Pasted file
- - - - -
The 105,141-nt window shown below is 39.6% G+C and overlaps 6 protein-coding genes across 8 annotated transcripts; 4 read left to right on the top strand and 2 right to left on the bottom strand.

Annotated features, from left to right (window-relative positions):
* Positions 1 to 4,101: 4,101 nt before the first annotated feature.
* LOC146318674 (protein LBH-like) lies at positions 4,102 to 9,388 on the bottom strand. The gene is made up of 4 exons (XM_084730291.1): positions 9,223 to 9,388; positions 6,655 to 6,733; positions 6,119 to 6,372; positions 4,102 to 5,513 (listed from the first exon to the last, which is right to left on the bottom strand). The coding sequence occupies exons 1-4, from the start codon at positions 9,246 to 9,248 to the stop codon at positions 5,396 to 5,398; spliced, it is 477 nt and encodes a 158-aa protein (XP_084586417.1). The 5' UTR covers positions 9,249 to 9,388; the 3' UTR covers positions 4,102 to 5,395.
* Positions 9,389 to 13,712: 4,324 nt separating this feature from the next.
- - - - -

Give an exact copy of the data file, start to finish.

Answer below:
The 105,141-nt window shown below is 39.6% G+C and overlaps 6 protein-coding genes across 8 annotated transcripts; 4 read left to right on the top strand and 2 right to left on the bottom strand.

Annotated features, from left to right (window-relative positions):
* Positions 1 to 4,101: 4,101 nt before the first annotated feature.
* LOC146318674 (protein LBH-like) lies at positions 4,102 to 9,388 on the bottom strand. The gene is made up of 4 exons (XM_084730291.1): positions 9,223 to 9,388; positions 6,655 to 6,733; positions 6,119 to 6,372; positions 4,102 to 5,513 (listed from the first exon to the last, which is right to left on the bottom strand). The coding sequence occupies exons 1-4, from the start codon at positions 9,246 to 9,248 to the stop codon at positions 5,396 to 5,398; spliced, it is 477 nt and encodes a 158-aa protein (XP_084586417.1). The 5' UTR covers positions 9,249 to 9,388; the 3' UTR covers positions 4,102 to 5,395.
* Positions 9,389 to 13,712: 4,324 nt separating this feature from the next.